In an Indictment filed in the United States District Court for the Eastern District of New York (EDNY), Low Taek Jho a/k/a "Jho Low," and Ng Chong Hwa a/k/a "Roger Ng," were charged with conspiring to launder billions of dollars embezzled from 1Malaysia Development Berhad (1MDB), Malaysia's investment development fund, and conspiring to violate the Foreign Corrupt Practices Act (FCPA) by paying bribes to various Malaysian and Abu Dhabi officials.  Further, Ng was charged with conspiring to violate the FCPA by circumventing the internal accounting controls of a major New York-headquartered financial institution (Financial Institution), which underwrote more than $6 billion in bonds issued by 1MDB in three separate bond offerings in 2012 and 2013, while Ng was employed at the Financial Institution as a managing director.  
In response to an Information filed in EDNY, Tim Leissner, the former Southeast Asia Chairman and participating managing director of the Financial Institution, pled guilty to conspiring to launder money and conspiring to violate the FCPA by both paying bribes to various Malaysian and Abu Dhabi officials and circumventing the internal accounting controls of the Financial Institution while he was employed by it.  Leissner has been ordered to forfeit $43.7 million as a result of his crimes.
Low and Ng Indictment
Leissner Information
As set forth in the SEC Opinion's Syllabus:
Former registered representative of FINRA member firm appeals from FINRA disciplinary action finding that he willfully failed to update, and did not timely update, his Form U4 and provided false information in his firm's annual compliance certifications. Held, FINRA's findings of violations and imposition of sanctions are sustained.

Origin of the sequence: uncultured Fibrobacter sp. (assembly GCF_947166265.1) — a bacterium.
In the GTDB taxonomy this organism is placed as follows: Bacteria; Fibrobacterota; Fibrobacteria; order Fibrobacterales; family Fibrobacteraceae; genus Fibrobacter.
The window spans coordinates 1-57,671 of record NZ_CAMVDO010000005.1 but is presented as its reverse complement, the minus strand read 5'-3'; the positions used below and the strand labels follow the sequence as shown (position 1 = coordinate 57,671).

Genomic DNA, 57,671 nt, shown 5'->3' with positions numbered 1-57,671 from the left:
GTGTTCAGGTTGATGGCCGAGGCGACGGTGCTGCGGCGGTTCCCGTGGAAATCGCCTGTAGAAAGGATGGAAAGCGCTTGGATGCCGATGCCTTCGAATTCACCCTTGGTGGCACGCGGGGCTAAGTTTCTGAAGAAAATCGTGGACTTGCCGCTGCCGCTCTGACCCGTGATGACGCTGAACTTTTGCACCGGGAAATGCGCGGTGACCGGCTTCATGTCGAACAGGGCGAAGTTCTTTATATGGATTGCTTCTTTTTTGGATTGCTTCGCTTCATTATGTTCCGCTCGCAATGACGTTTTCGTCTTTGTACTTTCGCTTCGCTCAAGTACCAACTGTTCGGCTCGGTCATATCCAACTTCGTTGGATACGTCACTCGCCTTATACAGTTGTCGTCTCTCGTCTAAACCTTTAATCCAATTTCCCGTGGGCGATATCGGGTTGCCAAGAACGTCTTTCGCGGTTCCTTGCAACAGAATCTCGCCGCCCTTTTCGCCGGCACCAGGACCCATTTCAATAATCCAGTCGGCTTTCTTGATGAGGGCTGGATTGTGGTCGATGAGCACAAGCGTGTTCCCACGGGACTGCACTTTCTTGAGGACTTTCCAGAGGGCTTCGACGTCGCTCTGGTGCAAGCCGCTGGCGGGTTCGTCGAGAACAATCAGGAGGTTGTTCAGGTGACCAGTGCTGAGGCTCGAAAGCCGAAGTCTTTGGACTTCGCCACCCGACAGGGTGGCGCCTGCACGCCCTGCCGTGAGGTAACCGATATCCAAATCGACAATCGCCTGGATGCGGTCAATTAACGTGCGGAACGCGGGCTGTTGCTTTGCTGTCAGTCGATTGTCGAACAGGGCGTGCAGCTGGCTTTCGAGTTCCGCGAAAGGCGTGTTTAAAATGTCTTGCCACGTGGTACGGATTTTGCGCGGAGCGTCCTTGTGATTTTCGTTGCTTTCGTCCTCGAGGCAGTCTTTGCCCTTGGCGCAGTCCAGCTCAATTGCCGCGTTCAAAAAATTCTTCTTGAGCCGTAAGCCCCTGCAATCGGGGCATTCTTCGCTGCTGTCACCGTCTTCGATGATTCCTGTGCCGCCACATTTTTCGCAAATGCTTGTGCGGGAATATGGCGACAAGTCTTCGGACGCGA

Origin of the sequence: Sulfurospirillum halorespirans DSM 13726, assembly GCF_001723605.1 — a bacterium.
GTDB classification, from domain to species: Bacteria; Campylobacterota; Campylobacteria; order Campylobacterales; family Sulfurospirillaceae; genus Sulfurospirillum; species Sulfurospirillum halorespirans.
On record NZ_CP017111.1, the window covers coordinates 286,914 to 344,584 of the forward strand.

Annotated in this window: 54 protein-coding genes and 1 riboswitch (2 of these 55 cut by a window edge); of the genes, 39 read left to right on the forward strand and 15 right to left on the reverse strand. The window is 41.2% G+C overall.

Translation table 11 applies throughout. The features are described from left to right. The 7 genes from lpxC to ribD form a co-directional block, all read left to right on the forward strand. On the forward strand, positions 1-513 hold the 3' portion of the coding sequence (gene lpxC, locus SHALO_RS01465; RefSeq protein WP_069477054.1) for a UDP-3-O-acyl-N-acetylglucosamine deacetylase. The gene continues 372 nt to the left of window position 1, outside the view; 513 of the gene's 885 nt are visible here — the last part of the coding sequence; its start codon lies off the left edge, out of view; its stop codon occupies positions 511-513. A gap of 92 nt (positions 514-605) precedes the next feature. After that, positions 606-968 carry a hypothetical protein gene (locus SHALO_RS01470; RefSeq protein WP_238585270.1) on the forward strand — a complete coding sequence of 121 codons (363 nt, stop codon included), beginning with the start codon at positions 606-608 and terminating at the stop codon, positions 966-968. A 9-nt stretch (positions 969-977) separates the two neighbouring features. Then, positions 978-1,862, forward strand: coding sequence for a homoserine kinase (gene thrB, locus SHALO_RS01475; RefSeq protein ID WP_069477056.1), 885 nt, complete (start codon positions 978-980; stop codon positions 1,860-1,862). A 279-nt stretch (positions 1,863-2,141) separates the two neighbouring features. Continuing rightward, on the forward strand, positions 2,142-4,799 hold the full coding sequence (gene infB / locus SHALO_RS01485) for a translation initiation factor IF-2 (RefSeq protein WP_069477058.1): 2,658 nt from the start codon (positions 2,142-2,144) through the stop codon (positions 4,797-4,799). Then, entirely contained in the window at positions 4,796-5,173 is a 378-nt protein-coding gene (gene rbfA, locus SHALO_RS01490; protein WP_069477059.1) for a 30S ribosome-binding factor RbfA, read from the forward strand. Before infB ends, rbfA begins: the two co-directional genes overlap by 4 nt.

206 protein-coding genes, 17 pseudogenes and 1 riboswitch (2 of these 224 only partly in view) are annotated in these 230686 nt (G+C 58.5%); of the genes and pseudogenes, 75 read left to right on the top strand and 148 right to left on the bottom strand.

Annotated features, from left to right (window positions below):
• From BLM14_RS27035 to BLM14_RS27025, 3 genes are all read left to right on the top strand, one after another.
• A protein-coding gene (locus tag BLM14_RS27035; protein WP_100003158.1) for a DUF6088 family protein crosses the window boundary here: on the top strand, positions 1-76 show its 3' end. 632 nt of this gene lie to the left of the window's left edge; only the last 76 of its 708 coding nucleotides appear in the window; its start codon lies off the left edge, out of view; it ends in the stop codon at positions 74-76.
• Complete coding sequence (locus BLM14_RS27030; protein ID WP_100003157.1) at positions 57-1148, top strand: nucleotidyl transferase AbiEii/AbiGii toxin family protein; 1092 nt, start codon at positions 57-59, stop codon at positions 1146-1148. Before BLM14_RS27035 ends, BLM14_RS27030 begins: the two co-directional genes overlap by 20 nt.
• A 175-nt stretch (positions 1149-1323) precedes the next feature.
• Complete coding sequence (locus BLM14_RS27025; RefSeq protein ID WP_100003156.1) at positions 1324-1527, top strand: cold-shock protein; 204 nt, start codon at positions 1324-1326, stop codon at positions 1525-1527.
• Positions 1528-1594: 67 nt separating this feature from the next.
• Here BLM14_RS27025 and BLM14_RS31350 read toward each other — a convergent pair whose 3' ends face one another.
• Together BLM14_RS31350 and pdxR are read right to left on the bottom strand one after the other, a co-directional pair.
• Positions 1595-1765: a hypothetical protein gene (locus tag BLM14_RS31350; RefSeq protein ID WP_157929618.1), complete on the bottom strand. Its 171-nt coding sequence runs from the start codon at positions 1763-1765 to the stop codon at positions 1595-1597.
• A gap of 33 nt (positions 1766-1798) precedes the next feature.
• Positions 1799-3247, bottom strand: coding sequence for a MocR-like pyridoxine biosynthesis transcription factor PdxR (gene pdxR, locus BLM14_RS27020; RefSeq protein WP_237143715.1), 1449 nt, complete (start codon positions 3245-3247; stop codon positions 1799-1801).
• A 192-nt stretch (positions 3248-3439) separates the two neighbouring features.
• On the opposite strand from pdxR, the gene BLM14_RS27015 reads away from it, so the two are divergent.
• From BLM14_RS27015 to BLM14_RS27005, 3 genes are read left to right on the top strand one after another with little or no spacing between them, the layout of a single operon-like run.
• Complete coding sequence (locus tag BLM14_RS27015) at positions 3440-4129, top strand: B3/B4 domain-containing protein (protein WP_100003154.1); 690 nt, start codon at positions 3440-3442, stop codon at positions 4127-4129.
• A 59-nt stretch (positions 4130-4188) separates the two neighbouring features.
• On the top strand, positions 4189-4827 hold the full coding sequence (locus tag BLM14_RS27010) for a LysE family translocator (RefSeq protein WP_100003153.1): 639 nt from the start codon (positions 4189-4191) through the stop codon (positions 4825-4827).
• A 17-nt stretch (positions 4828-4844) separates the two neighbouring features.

For a detailed analysis of this case, READ "SEC Nixes Stay Of Statutory Disqualification" ( Blog, November 8, 2017) An interesting aspect of the SEC Opinion provides this interesting commentary on the issue of statutory disqualification [Ed: footnotes omitted]:

Although Riemer characterizes the statutory disqualification finding as a "death sentence," a person subject to a statutory disqualification may still associate with a FINRA member firm. After FINRA imposes a suspension for conduct that results in a person's statutory disqualification (such as the six-month suspension in this case), the person may, having served the suspension, be permitted to associate with a FINRA member firm if the firm applies to FINRA and is granted permission to remain a member while associating with that person. We have held that such an application may not be denied solely on the basis of the misconduct that led to the original sanction. Consequently, a statutory disqualification "does not necessarily preclude a person from participating in the securities industry."